What are some examples of foreshadowing in "Charles?"
Foreshadowing is a literary device used by authors to hint at events that will come later in a story. Shirley Jackson uses foreshadowing masterfully in the short story "Charles."
The very first paragraph foreshadows the ending as the narrator describes the change in her son. He used to wear overalls, which are often attributed to young children. Now he is wearing the more grown-up attire of jeans and a belt. The word choice that Jackson uses, "renounced," suggests the plot twist that is to come. He didn't just casually change his mind, he refused to abide by the rules of his mother's choice of clothing any longer.
The day my son Laurie started kindergarten he renounced corduroy overalls with bibs and began wearing blue jeans with a belt; I watched him go off the first morning with the older girl next door, seeing clearly that an era of my life was ended, my sweet-voiced nursery-school tot replaced by a longtrousered, swaggering character who forgot to stop at the corner and wave good-bye to me.
There is more foreshadowing in the lines following when Laurie returns home from kindergarten. It is clear to readers that it isn't just Laurie's clothing that has changed, his entire attitude seems to have changed.
He came home the same way, the front door slamming open, his cap on the floor, and the voice suddenly become raucous shouting, “Isn’t anybody here?” At lunch he spoke insolently to his father, spilled his baby sister’s milk, and remarked that his teacher said we were not to take the name of the Lord in vain.
“How was school today?" I asked, elaborately casual.
"All right," he said.
"Did you learn anything?" his father asked. Laurie regarded his father coldly. "I didn’t learn nothing," he said.
"Anything," I said. "Didn’t learn anything.”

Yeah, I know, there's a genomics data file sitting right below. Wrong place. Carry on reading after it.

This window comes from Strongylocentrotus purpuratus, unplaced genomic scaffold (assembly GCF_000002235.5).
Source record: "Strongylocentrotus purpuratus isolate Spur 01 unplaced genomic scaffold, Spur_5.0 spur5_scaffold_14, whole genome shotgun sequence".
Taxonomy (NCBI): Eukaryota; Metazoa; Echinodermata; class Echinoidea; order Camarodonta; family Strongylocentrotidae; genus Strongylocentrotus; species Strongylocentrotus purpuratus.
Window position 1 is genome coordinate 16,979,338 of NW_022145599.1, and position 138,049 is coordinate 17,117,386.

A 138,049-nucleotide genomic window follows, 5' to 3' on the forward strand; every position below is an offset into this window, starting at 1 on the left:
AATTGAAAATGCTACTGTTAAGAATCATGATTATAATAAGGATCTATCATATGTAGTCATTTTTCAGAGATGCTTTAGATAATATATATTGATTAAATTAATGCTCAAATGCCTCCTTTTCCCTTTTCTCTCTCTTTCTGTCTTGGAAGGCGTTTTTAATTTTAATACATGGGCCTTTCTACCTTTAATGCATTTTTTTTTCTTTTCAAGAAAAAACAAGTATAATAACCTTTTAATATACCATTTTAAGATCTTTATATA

It is again Jackson's word choice that foreshadows future events. Notice that Laurie "regards his father coldly." This is foreshadowing the fact that this horrible child named Charles is really Laurie. His parents seem to have their hands full with Laurie's shouting, spilling milk, and bad grammar. They don't correct his bad behavior, only his grammar. Later in the story, they get so caught up in his stories about Charles they can't even conceive of the fact that Charles and Laurie might be one and the same. Even though throughout the story, the author has placed clues, Laurie's parents are still oblivious. Some other examples of foreshadowing are the insults Laurie levels at his father. He tells him a joke: "Look up, look down, look at my thumb, gee you're dumb." He also greets him with this insolent phrase: "Hi pop, y'old dust mop."
It could be argued that both times Laurie stays after school are examples of foreshadowing, as well. Laurie has to stay after school for bad behavior, but he tells his parents on both occasions that all the children stayed to watch Charles afterschool. It doesn't occur to either parent that this is perhaps a little odd, and neither parent checks the story with the teacher.
In "Charles," Jackson uses foreshadowing from the very beginning of the story. In the first paragraph, for instance, she hints at Laurie's bad behaviour in kindergarten by describing the change in his behaviour and the way he dresses:
"... my sweet-voiced nursery-school tot replaced by a long-trousered, swaggering character who forgot to stop at the corner and wave good-bye to me."
Similarly, this idea is reinforced by Laurie's manner of entering the house after his return from kindergarten. Jackson says, for instance, that Laurie speaks with a "raucous" voice.
Finally, Jackson foreshadows the teacher's response to Laurie's behaviour in the third paragraph when describing lunch. The teacher tells Laurie to not take the lord's name in vain, for instance, and this hints at the many times that the teacher will tell Laurie off.
By using foreshadowing in this way, Jackson builds suspense in the story, making the reader want to know more about what happens to Laurie in this important stage of his life.
Foreshadowing is clues offered by the author to lead readers to define what is to come. Sometimes these clues are very obvious; other times, the clues are hidden. Readers must be able to "read between the lines" to find clues which are hidden.
In regards to Shirley Jackson's short story "Charles," many examples of foreshadowing can be found. Laurie's mother, from the very beginning, defines her son as changed (even as he walks out the door to his first day of kindergarten). Upon reentering, her son has changed even more. No longer the quiet child, he enters the house raucously shouting. Laurie's mother openly states that this is a new behavior.
As the first week of school progresses, Charles is disrespectful to his father, mean to his sibling, and loud. The behaviors seen by Laurie, while ignored by his parents, mirrors the behaviors seen in Charles. Engaged readers can pick up on the parallels laid by Jackson throughout the story.